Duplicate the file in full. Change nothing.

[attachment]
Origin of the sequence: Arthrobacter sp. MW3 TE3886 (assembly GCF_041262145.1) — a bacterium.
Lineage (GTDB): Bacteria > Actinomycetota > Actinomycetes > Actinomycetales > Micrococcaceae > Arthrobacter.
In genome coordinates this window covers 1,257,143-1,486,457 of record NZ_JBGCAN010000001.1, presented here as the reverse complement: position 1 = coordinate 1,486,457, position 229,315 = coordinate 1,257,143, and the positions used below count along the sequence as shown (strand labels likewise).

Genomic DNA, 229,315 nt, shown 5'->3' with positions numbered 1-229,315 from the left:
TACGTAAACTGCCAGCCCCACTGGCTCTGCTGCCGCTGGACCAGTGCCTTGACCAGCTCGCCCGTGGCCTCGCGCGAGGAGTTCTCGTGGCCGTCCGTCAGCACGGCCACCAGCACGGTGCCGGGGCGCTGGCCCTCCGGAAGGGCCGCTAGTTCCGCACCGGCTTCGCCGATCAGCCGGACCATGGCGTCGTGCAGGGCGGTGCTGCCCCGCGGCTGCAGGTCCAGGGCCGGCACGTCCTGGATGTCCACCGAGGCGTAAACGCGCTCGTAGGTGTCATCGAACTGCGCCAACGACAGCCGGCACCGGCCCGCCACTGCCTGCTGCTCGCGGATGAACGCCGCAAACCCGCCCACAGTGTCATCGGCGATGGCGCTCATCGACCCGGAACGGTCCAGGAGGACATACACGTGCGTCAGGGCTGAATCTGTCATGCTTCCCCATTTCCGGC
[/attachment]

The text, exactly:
Origin of the sequence: Arthrobacter sp. MW3 TE3886 (assembly GCF_041262145.1) — a bacterium.
Lineage (GTDB): Bacteria > Actinomycetota > Actinomycetes > Actinomycetales > Micrococcaceae > Arthrobacter.
In genome coordinates this window covers 1,257,143-1,486,457 of record NZ_JBGCAN010000001.1, presented here as the reverse complement: position 1 = coordinate 1,486,457, position 229,315 = coordinate 1,257,143, and the positions used below count along the sequence as shown (strand labels likewise).

Genomic DNA, 229,315 nt, shown 5'->3' with positions numbered 1-229,315 from the left:
TACGTAAACTGCCAGCCCCACTGGCTCTGCTGCCGCTGGACCAGTGCCTTGACCAGCTCGCCCGTGGCCTCGCGCGAGGAGTTCTCGTGGCCGTCCGTCAGCACGGCCACCAGCACGGTGCCGGGGCGCTGGCCCTCCGGAAGGGCCGCTAGTTCCGCACCGGCTTCGCCGATCAGCCGGACCATGGCGTCGTGCAGGGCGGTGCTGCCCCGCGGCTGCAGGTCCAGGGCCGGCACGTCCTGGATGTCCACCGAGGCGTAAACGCGCTCGTAGGTGTCATCGAACTGCGCCAACGACAGCCGGCACCGGCCCGCCACTGCCTGCTGCTCGCGGATGAACGCCGCAAACCCGCCCACAGTGTCATCGGCGATGGCGCTCATCGACCCGGAACGGTCCAGGAGGACATACACGTGCGTCAGGGCTGAATCTGTCATGCTTCCCCATTTCCGGC